Tehan: So, what we did was we sat down with the airlines and we looked at where demand was really needed into locations that had been hard hit, and obviously three locations in Tasmania were identified but, as I said, we have said right along, and we will continue to do so, we're going to stay in touch with the airlines, keep talking to them, and if other routes need to be added, we will do that. And, we want to make sure that all destinations are supported. And, you will have seen already that Virgin have come out today and backed this in, and they've announced their own discount air flights — which will start ahead of what we're doing from a Federal Government point of view. And, if we can get a really good Team Australia approach to this, everyone on board, everyone making sure that they're playing their part, if they get a discount airfare, what we want them also to do is then spend that money in the pubs, in the clubs, at the restaurants, or at the, on the wonderful tourist attractions that we've got right across the country, and that helps and supports the 600,000 jobs right across this nation in our tourism industry.

Compton: Okay. Again, and we'll move on in a moment, but how did, I mean, look, here's the question at the core of everybody's thinking: Did Hobart miss out because it's not a marginal seat the Liberal Party have a significant chance of winning at the next federal election?

Tehan: No, we sat down with the airlines and we looked at where the demand was really needed to get people travelling again. That is what we did. We sat down with the airlines and said, ‘what are the locations that we really need to see demand travelling again?', and, ‘what are those locations that have been hit hard by the loss of international tourists?'. That is what this was all about. We made it very clear, very clear, yesterday that we will continue to work with the airlines, and if there are additional routes where we need to add capacity, then we will look and work with the airlines to do that but this was all about consultation, engagement, looking at those routes who really need some help and support at the moment. And, look, it would be wonderful to be able to provide assistance to every destination right across the nation. Nothing would make me happier but, obviously, as the Federal Government, we've got responsibility also to the Australian taxpayers so we sat down, saw what are the routes that really need incentivising, made it clear that if we think it's necessary, we'll add additional routes, and if I could just say to everyone in Tasmania listening this morning, please make sure you support the tourism industry in Tasmania by taking a holiday, dipping into your pocket and spending big when you do, because that will help jobs in the Tasmanian tourism industry.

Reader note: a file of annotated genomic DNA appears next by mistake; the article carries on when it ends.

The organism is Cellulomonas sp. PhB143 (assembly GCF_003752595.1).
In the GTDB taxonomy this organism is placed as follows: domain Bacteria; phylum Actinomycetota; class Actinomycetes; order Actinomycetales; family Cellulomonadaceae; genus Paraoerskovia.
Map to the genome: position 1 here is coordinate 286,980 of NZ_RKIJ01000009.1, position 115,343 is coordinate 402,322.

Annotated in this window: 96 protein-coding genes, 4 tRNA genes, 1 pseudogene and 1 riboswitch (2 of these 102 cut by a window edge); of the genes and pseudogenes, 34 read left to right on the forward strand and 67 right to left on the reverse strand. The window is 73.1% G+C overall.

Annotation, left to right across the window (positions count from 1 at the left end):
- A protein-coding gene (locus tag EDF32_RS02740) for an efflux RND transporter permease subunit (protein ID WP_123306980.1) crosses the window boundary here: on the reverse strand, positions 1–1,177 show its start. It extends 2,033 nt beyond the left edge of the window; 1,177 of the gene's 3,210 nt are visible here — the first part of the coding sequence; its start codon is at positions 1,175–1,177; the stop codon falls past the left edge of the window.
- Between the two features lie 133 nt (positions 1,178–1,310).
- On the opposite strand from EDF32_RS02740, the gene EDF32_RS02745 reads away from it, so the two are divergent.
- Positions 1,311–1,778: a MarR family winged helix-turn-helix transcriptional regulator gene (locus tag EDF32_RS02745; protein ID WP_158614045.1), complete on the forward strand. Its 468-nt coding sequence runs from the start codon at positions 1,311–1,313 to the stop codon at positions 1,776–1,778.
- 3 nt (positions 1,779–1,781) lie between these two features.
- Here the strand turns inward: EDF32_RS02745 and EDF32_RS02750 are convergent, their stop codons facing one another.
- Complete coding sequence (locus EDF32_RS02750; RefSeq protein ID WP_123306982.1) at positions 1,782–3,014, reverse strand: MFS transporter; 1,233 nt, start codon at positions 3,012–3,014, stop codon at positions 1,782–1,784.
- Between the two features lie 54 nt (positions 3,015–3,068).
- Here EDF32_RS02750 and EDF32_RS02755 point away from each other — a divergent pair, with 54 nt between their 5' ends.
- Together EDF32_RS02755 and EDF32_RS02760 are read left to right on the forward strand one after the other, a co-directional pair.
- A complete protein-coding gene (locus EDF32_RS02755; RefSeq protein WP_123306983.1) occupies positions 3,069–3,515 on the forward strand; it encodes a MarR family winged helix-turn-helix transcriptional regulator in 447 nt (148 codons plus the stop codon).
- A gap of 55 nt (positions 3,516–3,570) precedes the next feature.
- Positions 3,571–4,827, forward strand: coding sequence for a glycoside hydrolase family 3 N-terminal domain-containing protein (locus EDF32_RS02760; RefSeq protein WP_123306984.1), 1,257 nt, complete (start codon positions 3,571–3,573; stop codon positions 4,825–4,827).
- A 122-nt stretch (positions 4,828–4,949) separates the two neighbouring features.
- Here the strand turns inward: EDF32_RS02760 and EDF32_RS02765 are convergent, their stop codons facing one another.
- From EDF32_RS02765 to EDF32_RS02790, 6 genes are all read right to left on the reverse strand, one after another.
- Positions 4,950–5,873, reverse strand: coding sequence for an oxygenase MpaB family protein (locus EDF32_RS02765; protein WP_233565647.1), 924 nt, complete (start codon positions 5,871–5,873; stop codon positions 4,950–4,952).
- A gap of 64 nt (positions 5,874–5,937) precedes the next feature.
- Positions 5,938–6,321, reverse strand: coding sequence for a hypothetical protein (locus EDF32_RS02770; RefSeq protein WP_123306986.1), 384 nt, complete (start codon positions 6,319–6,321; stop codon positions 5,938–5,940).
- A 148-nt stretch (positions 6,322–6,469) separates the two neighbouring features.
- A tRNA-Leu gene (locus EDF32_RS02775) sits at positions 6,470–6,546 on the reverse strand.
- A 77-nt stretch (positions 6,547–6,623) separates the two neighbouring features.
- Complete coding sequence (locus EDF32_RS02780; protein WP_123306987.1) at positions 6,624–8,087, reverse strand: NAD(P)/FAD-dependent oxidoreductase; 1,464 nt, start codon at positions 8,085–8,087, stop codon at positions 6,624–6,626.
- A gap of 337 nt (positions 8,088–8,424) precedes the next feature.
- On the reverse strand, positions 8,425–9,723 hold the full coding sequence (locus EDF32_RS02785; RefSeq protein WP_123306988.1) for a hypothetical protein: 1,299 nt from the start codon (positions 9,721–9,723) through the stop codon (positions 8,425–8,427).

Compton: This scheme runs until the end of July. What happens after that, Minister?